In what is being widely hailed as a major compromise, President Barack Obama has embraced the idea of “chained CPI” in his budget. Apparently this idea originated with House Republicans, which provides more proof that not every Republican idea is a good one.
The consumer price index (CPI) measures inflation based on the changing cost of the things we buy over time. The basic CPI measure uses a basket of goods that includes food, housing, clothing and gasoline. In turn, CPI is used to make cost-of-living adjustments for a wide variety of government programs including Social Security, veterans’ benefits and food stamps. The idea being that as the cost of the items in the basket increase, benefits should rise at the same rate in order to keep pace.
However, most economists agree that traditional CPI measures don’t accurately account for the way people really live. For instance, when prices go up, people sometimes settle for cheaper substitutes (i.e. if the price of beef increases, people may eat more chicken instead). Chained CPI attempts to include such behavioral changes in calculating the real level of inflation in the economy.
Chained CPI is liable to achieve far less savings than expected.
Because of this, chained CPI generally runs about 25 to 30 basis points lower than traditional CPI measures. Therefore, if chained CPI were used to calculate cost of living increases for government programs, it would slow the growth of those programs over time.
This has made the idea popular with Republicans and now, with the Obama administration.
In reality, however, shifting to chained CPI would likely save far less money than commonly believed. For example, the Obama administration proposal would limit the applicability of chained CPI so as to protect lower income and vulnerable populations.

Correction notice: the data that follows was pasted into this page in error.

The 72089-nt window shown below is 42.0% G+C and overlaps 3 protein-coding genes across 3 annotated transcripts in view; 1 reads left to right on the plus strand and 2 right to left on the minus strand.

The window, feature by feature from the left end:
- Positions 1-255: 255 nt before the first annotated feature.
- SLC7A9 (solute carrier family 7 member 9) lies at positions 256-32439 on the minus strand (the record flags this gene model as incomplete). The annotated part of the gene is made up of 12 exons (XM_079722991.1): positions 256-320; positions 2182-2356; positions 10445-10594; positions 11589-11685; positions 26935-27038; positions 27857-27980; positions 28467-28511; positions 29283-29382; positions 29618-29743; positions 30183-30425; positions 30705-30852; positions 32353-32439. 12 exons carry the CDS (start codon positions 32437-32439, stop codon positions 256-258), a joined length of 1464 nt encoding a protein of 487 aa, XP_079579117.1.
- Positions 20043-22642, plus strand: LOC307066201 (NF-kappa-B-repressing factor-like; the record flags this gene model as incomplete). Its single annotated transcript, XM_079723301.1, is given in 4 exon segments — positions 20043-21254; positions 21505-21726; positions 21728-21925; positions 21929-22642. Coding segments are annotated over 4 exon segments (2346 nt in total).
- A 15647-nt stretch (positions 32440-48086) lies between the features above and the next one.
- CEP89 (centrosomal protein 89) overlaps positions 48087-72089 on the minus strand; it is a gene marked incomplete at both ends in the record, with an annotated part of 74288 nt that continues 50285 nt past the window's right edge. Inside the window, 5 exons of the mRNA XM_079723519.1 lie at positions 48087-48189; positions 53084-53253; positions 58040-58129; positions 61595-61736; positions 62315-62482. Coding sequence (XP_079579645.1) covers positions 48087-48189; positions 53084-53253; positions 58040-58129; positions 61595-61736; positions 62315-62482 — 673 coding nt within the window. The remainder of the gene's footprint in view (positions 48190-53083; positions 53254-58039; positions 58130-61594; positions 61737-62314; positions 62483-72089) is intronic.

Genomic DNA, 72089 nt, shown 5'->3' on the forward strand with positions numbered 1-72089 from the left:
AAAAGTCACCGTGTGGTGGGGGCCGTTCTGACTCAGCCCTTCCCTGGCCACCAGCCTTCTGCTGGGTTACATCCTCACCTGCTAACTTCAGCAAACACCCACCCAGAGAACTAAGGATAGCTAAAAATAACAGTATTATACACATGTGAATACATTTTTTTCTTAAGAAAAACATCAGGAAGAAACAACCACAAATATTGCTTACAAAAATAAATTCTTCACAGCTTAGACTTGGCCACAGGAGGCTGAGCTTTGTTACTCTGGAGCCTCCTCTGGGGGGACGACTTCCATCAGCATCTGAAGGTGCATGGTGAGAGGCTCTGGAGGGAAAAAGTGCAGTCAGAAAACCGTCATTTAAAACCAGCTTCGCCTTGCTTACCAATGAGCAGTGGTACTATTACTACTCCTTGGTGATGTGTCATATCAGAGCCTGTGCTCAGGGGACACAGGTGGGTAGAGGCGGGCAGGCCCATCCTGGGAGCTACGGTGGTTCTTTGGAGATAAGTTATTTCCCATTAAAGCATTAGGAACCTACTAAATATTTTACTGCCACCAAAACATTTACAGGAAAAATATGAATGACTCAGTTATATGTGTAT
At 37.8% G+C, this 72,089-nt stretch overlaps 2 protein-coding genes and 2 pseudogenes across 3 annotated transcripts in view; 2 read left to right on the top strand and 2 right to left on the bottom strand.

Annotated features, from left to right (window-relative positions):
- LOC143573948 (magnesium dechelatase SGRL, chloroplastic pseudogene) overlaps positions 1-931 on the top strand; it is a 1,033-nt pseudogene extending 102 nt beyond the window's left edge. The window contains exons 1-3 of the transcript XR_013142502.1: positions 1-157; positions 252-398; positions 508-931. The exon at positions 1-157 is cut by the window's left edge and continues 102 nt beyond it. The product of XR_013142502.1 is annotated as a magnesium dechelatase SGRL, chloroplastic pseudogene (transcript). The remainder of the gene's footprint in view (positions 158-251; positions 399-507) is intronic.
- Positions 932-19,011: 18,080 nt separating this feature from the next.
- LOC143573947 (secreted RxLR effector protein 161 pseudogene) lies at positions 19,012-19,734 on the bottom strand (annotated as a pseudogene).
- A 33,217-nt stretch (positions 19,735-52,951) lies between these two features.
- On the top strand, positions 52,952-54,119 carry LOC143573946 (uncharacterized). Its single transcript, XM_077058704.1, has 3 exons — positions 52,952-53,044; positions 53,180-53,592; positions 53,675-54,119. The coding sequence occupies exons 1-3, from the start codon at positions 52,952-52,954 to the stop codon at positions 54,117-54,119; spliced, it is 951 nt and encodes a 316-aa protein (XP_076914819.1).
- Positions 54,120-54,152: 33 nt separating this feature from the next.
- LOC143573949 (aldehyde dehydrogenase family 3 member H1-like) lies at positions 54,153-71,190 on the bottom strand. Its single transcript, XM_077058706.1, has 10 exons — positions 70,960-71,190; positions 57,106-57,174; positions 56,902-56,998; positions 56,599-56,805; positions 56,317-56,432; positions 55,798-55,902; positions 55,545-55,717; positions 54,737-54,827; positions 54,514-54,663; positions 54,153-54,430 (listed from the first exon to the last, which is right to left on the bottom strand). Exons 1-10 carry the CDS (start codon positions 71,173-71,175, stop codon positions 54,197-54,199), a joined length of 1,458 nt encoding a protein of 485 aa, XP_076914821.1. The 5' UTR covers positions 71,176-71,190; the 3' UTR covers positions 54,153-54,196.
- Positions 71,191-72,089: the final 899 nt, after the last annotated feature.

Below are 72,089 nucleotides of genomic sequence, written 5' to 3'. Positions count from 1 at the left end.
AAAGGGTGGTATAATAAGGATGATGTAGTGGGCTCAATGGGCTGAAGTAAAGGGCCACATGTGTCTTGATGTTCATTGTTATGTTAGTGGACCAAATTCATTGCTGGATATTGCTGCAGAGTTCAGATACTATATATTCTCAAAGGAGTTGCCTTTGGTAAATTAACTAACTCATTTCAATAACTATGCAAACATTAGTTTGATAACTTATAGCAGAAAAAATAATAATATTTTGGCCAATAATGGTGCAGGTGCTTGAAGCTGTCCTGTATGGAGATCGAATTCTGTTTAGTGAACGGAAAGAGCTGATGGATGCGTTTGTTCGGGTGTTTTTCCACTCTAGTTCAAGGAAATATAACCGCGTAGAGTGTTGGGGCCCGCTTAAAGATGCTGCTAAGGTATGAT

This significantly reduces potential savings. In fact, the Obama administration anticipates only about $130 billion in savings from the change over the next 10 years (though the savings would accumulate in the out years). Given that Social Security alone faces a $22 trillion shortfall (in discounted present value terms over an infinite horizon), that is barely a drop in the bucket of what is needed.
While we should all want the most accurate possible measure of inflation, shifting to chained CPI should not be used as an excuse to shirk the sort of structural reforms necessary to restore Social Security to long-term sustainable solvency.
There can be no serious effort to balance the federal budget and reduce our growing debt without reforming entitlement programs. President Obama deserves credit for being willing to reach across the aisle and accept one such reform proposal, especially in the face of opposition from his own base.
That said, however, chained CPI is liable to achieve far less savings than expected. And those savings will come at the cost of a hidden tax hike for millions of middle-income workers. That seems like a lot of pain for very little gain.